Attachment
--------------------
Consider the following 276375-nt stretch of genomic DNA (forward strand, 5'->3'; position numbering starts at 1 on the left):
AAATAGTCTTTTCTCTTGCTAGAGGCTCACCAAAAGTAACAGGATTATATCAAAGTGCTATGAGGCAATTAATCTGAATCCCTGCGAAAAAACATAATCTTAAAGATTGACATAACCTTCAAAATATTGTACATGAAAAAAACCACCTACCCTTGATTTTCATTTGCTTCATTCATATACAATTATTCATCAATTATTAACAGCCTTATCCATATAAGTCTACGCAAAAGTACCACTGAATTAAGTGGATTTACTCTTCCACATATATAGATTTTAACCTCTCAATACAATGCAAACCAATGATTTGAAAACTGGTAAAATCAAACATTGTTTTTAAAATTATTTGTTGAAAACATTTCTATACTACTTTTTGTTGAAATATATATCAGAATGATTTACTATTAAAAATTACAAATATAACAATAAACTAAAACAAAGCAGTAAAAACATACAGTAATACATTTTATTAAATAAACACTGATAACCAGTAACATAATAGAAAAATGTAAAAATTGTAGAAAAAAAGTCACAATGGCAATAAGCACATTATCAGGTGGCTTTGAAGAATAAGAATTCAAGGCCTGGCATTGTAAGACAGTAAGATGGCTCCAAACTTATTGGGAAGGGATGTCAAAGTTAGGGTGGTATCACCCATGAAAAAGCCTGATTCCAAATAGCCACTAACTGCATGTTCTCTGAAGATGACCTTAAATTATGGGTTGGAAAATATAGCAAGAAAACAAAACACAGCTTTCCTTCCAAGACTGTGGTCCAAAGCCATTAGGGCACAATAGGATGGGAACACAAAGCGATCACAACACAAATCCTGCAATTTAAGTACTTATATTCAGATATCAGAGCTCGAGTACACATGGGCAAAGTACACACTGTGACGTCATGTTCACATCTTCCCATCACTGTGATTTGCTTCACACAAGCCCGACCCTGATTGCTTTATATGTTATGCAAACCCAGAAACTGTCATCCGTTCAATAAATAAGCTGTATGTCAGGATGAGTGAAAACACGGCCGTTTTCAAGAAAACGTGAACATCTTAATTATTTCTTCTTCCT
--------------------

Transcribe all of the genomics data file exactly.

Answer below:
Consider the following 276375-nt stretch of genomic DNA (forward strand, 5'->3'; position numbering starts at 1 on the left):
AAATAGTCTTTTCTCTTGCTAGAGGCTCACCAAAAGTAACAGGATTATATCAAAGTGCTATGAGGCAATTAATCTGAATCCCTGCGAAAAAACATAATCTTAAAGATTGACATAACCTTCAAAATATTGTACATGAAAAAAACCACCTACCCTTGATTTTCATTTGCTTCATTCATATACAATTATTCATCAATTATTAACAGCCTTATCCATATAAGTCTACGCAAAAGTACCACTGAATTAAGTGGATTTACTCTTCCACATATATAGATTTTAACCTCTCAATACAATGCAAACCAATGATTTGAAAACTGGTAAAATCAAACATTGTTTTTAAAATTATTTGTTGAAAACATTTCTATACTACTTTTTGTTGAAATATATATCAGAATGATTTACTATTAAAAATTACAAATATAACAATAAACTAAAACAAAGCAGTAAAAACATACAGTAATACATTTTATTAAATAAACACTGATAACCAGTAACATAATAGAAAAATGTAAAAATTGTAGAAAAAAAGTCACAATGGCAATAAGCACATTATCAGGTGGCTTTGAAGAATAAGAATTCAAGGCCTGGCATTGTAAGACAGTAAGATGGCTCCAAACTTATTGGGAAGGGATGTCAAAGTTAGGGTGGTATCACCCATGAAAAAGCCTGATTCCAAATAGCCACTAACTGCATGTTCTCTGAAGATGACCTTAAATTATGGGTTGGAAAATATAGCAAGAAAACAAAACACAGCTTTCCTTCCAAGACTGTGGTCCAAAGCCATTAGGGCACAATAGGATGGGAACACAAAGCGATCACAACACAAATCCTGCAATTTAAGTACTTATATTCAGATATCAGAGCTCGAGTACACATGGGCAAAGTACACACTGTGACGTCATGTTCACATCTTCCCATCACTGTGATTTGCTTCACACAAGCCCGACCCTGATTGCTTTATATGTTATGCAAACCCAGAAACTGTCATCCGTTCAATAAATAAGCTGTATGTCAGGATGAGTGAAAACACGGCCGTTTTCAAGAAAACGTGAACATCTTAATTATTTCTTCTTCCT